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Mother Night

Director – Keith Gordon – 1996 – US – Cert. 15 – 114m

*****

In this adaptation of Kurt Vonnegut’s novel, a former Nazi propagandist awaits trial in Israel for war crimes – retail VHS review from Home Entertainment, 1997

From his Israeli prison cell where he must compose his memoirs while awaiting trial for his war crimes in black and white, Howard W. Campbell, Jr. (Nick Nolte in a career-defining performance) recalls in colour flashback his rise to fame in wartime Berlin as a radio propaganda writer/broadcaster for the Third Reich, surviving that regime’s madness by devoting himself to actress wife Helga (Sheryl Lee) and their self-contained Nation Of Two.

Recruited from a park as an undercover American spy by raincoat‑wearing American top brass John Goodman (a small part, but likewise impressive), Campbell has to incorporate coded messages to the Allies in his broadcasts. In 1944, Helga dies. After the War, Campbell winds up alone in a seedy New York apartment where neighbours include fellow widower Alan Arkin and Auschwitz survivor‑turned‑doctor Ayre Gross.

When admiring right wing activists arrive at Campbell’s door, the tale (based on Kurt Vonnegut’s novel) lurches even further into surrealism. Gordon’s direction is flawless throughout.

SOUND Ironically bookended by White Christmas, the sparse but subtle surround mix manages two highly effective moments (the very start, the very end) that work as emotional punctuation marks.… Read the rest

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Features Live Action Movies

Amulet

Director – Romola Garai – 2020 – UK – Cert. 15 – 99m

*****

A border checkpoint soldier moves into a suburban, London house with a dark secret in the attic – out on VoD on Monday, February 28th

Somewhere in Russia or Eastern Europe – it’s not clear exactly where – a soldier (Alec Secareanu) is billeted in an austere wooden hut within walking distance of the border checkpoint he mans between certain hours of the day. The rest of the time, he wanders in the local woodlands. In one location, he gets the urge to dig in the peaty earth and finds a small figure – the eponymous amulet – of a female deity.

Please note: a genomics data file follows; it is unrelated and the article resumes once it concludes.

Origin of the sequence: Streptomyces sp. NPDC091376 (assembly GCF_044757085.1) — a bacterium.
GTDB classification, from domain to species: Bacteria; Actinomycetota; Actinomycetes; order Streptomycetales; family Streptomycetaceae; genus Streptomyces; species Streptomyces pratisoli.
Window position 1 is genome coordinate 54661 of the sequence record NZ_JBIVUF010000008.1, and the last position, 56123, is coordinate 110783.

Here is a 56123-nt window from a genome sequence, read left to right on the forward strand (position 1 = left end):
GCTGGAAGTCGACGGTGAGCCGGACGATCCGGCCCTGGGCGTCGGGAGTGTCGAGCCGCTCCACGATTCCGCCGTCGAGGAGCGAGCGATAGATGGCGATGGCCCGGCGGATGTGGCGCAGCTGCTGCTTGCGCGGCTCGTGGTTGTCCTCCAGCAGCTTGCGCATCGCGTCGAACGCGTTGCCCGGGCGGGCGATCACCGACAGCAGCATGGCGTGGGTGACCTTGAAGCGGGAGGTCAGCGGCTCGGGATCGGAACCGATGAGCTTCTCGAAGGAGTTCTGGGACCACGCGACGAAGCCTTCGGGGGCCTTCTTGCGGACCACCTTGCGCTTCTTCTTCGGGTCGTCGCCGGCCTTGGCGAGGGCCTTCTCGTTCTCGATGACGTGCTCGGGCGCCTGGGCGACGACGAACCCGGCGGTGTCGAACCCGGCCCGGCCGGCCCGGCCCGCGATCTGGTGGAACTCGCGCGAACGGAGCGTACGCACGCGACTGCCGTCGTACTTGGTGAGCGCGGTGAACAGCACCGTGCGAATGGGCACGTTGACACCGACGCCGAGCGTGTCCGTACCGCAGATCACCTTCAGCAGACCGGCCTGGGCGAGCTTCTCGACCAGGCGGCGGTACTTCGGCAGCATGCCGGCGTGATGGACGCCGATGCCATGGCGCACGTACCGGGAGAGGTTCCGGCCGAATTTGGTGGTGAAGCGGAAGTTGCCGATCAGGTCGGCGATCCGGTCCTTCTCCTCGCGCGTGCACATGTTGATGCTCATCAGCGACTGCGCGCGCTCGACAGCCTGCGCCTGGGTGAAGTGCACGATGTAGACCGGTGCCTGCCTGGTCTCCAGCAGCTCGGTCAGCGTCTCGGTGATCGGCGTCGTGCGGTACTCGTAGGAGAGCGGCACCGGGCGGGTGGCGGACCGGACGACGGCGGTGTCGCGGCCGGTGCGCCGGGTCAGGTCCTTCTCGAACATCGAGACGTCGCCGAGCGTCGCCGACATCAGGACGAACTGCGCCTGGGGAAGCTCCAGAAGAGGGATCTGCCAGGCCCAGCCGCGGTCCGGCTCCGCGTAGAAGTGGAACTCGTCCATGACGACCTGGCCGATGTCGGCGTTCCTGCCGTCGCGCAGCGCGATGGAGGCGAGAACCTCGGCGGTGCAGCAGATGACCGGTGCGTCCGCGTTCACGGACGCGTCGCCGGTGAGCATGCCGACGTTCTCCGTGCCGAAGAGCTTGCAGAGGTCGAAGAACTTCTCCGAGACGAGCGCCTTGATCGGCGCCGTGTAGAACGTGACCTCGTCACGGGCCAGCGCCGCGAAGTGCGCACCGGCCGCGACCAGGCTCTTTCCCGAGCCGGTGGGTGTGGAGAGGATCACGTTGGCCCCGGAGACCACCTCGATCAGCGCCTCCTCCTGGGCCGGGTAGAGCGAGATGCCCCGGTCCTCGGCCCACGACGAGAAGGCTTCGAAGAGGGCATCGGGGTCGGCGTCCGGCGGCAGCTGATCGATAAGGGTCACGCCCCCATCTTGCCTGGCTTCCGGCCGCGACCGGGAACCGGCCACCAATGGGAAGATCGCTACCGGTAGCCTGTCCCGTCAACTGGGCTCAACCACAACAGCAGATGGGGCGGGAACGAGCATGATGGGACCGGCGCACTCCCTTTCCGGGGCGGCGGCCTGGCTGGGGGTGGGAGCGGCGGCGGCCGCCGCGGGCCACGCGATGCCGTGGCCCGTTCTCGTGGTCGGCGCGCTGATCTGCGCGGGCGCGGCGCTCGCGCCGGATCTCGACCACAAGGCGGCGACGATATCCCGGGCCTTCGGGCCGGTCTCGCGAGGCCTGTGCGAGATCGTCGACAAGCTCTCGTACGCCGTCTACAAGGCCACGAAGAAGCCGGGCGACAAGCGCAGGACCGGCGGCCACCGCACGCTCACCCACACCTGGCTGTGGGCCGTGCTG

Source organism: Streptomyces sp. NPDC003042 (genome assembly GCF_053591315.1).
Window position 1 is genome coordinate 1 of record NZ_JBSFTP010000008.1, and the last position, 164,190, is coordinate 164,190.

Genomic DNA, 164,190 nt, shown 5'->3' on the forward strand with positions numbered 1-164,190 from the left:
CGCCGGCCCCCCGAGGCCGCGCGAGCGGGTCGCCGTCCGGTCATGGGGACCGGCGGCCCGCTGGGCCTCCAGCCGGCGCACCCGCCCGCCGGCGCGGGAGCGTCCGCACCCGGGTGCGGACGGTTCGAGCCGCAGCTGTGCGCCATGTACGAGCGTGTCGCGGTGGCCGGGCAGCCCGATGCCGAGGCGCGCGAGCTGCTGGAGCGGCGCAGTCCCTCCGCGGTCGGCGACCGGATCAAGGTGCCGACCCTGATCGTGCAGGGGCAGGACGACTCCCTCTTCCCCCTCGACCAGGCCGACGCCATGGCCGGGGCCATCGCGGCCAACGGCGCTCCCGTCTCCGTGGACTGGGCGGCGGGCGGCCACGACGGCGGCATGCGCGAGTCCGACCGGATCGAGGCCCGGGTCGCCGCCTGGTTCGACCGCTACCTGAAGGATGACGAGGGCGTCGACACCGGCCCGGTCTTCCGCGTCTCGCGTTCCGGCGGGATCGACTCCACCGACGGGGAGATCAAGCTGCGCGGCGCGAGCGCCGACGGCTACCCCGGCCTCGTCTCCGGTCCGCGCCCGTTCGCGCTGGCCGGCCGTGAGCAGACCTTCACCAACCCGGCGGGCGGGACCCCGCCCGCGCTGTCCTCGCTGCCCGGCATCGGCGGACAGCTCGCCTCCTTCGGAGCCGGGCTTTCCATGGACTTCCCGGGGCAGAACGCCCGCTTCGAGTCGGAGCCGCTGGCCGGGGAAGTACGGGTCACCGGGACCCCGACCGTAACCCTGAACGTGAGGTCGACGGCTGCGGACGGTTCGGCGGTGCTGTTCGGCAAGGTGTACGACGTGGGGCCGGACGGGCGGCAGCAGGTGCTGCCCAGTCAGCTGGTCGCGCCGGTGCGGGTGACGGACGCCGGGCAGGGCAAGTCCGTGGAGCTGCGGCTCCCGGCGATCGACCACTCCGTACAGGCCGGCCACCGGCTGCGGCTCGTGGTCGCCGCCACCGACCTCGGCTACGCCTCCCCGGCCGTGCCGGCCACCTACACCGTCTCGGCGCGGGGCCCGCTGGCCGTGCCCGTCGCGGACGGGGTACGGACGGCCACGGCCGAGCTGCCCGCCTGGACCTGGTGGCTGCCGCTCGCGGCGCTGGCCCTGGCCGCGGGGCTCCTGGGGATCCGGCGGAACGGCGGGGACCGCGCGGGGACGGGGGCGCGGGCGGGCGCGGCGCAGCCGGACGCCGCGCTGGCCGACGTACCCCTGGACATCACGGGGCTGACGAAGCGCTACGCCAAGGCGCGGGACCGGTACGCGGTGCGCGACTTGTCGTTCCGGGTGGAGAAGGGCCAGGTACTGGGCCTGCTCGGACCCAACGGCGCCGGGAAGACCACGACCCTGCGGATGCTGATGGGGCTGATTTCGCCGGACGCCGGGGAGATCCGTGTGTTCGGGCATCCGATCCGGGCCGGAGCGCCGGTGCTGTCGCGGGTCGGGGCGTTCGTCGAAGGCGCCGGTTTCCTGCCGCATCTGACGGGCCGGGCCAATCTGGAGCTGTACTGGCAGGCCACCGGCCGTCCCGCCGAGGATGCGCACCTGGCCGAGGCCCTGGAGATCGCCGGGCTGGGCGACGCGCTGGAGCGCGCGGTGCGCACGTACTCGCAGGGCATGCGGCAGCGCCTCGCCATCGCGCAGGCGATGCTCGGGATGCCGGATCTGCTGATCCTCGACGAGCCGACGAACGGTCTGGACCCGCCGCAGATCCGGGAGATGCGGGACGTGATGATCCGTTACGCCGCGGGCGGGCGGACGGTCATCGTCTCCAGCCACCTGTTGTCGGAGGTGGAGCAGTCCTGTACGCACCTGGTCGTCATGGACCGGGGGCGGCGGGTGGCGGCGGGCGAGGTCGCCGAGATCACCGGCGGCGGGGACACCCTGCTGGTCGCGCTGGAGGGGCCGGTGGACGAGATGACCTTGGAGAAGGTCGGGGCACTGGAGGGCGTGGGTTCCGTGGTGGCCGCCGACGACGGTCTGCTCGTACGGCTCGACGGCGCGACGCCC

One day, a woman (Angeliki Papoulia) runs down the road towards the checkpoint, despite his warnings that he’ll shoot her, then trips. He takes her in, introduces himself as Tomaz and lets her use the shelter of his hut. Eventually it comes out that Miriam wants to cross the border, over which her estranged husband took their daughter, with whom she wishes to be reunited.

Is this in his past? It it a dream? It’s not entirely clear. In another reality or time period, Tomaz (now with a beard) is an immigrant in London, living in a squat and struggling to hold things together with piecemeal building work.… Read the rest

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Animation Art Documentary Features Live Action Movies

Buñuel In The Labyrinth Of The Turtles

Director – Salvador Simo – 2018 – Netherlands – 80m

***1/2

Streaming on BFI Player (extended free trial offer here) from Thursday, July 16th – with more Buñuel movies here.

Following the success of his surrealist film L’Age D’Or / The Age Of Gold (1930), film director Luis Buñuel finds his main source of funding cut off when the strongly Catholic mother of his primary investor puts pressure in the latter. At the same time, a stranger named Eli Lotar strikes up a post-premiere conversation with the director saying he saw no influence of Dali in the film and presses a book Las Hurdes into Buñuel’s hands.

Frustrated at the lack of funding for his films, Luis decides to film the book which details the appalling living conditions of poor people in a remote village in rural Spain.

As part of my Annecy 2019 coverage, I review Buñuel In The Labyrinth Of The Turtles for DMovies.org.